One description style well implemented and carried out through a story is usually enough to earn my praise. To have two, masterfully executed and expertly juxtaposed to represent different narrative paces it amazing to me. The slow, in-pose description of the house gets brutally broken by the arrival of the two ponies, alive, with the hurry that comes with them. They don’t have the time to have a picture taken, they can’t waste a second. Descriptions cone in brief and sparse, only when they are relevant to the events that are happening in the moment. This mix of narrative and descriptive elements always succeeds in keeping me glued to the book. It also reminds me of some great passages from Harry Potter, of what is said and mostly of what is left to the reader’s imagination.

2.2. Non-linear narration

Starting in medias res, following the action, and then explore the previous event that lead to the current state not by an omniscient narrator’s flashback, but through the speaking voices of the characters themselves. It that’s not good narration, I don’t know what is. It’s true that it’s not a ground-breaking innovation and that many others have already pulled off exemplar stories with these techniques, but it’s ever so great to find another one.

3. The obvious

Perfect grammar down to the smallest details, on point characters... All of that I can almost take for granted in any Grimm fic, but I can’t not renew my awe at jet another example of such great execution.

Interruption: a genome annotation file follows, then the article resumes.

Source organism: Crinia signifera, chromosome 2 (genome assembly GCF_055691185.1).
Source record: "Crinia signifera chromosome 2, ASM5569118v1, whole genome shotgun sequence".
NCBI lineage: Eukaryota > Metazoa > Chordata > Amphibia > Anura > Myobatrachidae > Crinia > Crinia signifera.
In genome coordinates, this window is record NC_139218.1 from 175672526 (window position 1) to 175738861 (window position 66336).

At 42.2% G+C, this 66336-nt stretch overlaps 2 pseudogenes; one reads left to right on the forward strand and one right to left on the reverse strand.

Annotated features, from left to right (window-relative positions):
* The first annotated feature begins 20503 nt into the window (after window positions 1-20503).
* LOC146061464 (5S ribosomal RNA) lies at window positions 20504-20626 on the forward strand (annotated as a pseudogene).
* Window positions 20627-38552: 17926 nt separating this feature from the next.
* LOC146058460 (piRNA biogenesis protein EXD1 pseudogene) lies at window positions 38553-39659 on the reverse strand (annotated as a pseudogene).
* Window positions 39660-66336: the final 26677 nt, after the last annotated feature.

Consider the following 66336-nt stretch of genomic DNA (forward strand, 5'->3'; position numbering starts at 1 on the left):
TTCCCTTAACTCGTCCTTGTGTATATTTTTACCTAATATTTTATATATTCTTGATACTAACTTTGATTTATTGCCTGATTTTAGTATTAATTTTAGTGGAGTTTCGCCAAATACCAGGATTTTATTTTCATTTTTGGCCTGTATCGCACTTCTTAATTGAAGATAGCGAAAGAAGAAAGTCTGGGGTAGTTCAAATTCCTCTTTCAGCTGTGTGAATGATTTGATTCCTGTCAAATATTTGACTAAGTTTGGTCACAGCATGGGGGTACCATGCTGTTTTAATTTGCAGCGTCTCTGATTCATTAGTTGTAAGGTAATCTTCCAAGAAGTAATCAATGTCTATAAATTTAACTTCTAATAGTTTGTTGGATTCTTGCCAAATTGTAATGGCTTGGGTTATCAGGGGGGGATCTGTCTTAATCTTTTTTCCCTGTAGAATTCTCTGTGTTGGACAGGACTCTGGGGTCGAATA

3.1. Mandatory in-progress random notes are mandatory

The passage in whch Rainbow reads the message cared into the table transmits an urgent importance. It’s amazing how effectively the desperation and necessity to leave a message are relayed to the reader.

The passage after that one is even more impressive in how powerful it is. That’s Cadence enjoys cucking levels of uncanny. I’m scared.

3.1. What’s missing

At times like these, I regret my own ignorance. Most of what’s above here comes from the first paragraphs, from before the story even starts. Of the main events, all I can tell with clarity is that the characters are true to themselves, that they’re driving the story rather than being driven by it. I may praise some smooth transition into indirect speech and monologues of Joician (?) memory. Al of that is too little too late. I can tell there’s much more to this story than that, but I can’t look into it and break down what that is. I don’t have the skills to read this story the way it’s meant to be read, to pick up all the details and motivations that make it great for what it is. I can read it and I can enjoy it, but that’s an enjoyment similar to a kid watching the Simpsons. I’ll get just the obvious, and the great, the meaningful and the important parts will all pass by me, too ignorant to pick them up. Enjoyment is still enjoyment after all, and I’m still glad I got to read what I got. I’m happy for those who can see further than me, and those in the comments that point stuff out.

4. Conclusion

Yet another tale full pf pathos, intense emotions and pregnant tension all the way through. It’s been awesome to read it and be terrified by it, even with my limited understanding pf the matter. An amazing piece, recommended to everyone.